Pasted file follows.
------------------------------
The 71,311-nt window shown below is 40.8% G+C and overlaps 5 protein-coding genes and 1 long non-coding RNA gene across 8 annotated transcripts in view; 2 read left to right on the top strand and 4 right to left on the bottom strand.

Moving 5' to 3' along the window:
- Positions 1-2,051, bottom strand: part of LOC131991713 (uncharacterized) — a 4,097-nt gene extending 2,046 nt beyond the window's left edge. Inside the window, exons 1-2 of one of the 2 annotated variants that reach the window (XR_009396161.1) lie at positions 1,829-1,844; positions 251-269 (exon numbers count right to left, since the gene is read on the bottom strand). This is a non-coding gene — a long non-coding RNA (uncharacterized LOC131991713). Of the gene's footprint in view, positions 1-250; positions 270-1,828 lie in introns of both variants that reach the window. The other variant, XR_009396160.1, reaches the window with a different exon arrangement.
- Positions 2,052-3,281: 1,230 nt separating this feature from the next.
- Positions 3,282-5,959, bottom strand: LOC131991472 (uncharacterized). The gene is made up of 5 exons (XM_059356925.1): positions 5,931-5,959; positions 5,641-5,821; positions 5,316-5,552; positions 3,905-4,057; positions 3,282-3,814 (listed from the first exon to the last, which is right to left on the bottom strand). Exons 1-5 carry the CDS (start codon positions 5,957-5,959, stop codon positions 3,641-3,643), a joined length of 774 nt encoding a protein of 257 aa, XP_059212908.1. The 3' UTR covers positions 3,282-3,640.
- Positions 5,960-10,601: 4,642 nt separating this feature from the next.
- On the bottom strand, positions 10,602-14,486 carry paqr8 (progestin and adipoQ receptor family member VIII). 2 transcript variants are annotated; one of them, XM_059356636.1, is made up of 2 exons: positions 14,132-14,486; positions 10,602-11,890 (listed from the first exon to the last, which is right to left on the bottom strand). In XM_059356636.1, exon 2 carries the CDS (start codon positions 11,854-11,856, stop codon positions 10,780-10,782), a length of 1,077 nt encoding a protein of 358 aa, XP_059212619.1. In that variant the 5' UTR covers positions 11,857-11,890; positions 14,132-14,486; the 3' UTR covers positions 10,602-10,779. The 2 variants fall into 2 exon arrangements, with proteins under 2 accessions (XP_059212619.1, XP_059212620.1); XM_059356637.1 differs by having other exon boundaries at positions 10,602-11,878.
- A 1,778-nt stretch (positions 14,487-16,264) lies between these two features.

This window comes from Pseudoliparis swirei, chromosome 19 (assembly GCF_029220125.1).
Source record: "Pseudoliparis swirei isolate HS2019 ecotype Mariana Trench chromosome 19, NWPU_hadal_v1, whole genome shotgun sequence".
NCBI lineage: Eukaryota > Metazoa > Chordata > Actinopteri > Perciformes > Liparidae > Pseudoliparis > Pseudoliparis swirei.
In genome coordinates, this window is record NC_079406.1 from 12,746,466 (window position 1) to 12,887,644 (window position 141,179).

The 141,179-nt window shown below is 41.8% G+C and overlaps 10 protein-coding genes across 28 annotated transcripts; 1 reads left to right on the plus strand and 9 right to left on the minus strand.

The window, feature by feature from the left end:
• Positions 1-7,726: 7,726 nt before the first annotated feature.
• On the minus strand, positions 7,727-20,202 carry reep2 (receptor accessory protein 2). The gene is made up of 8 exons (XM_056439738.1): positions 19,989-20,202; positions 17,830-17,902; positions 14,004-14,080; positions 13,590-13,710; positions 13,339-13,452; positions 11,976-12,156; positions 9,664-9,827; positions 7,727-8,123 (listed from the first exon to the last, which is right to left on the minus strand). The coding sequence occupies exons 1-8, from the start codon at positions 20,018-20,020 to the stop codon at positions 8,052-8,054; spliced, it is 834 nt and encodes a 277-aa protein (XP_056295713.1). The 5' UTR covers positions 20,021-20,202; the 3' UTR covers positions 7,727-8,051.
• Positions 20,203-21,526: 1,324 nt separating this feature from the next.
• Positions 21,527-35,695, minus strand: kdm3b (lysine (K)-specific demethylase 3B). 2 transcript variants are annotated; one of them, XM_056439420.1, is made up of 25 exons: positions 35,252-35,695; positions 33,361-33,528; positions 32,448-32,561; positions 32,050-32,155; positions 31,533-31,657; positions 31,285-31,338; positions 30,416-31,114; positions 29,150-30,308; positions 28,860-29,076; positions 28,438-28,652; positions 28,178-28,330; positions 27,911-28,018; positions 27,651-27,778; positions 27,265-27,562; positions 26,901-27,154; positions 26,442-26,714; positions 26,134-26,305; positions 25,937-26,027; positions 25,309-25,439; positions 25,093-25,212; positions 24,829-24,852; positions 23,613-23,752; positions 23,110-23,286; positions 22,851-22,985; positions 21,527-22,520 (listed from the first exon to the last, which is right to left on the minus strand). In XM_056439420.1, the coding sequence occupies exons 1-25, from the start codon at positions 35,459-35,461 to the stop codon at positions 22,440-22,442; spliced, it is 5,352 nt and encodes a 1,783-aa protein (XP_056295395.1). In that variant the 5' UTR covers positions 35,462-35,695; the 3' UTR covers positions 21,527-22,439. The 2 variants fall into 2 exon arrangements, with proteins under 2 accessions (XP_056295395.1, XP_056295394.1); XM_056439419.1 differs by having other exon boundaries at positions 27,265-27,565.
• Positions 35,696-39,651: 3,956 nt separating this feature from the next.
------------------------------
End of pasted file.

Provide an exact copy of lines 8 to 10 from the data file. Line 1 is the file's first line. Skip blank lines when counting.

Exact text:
- A 1,778-nt stretch (positions 14,487-16,264) lies between these two features.

This window comes from Pseudoliparis swirei, chromosome 19 (assembly GCF_029220125.1).
Source record: "Pseudoliparis swirei isolate HS2019 ecotype Mariana Trench chromosome 19, NWPU_hadal_v1, whole genome shotgun sequence".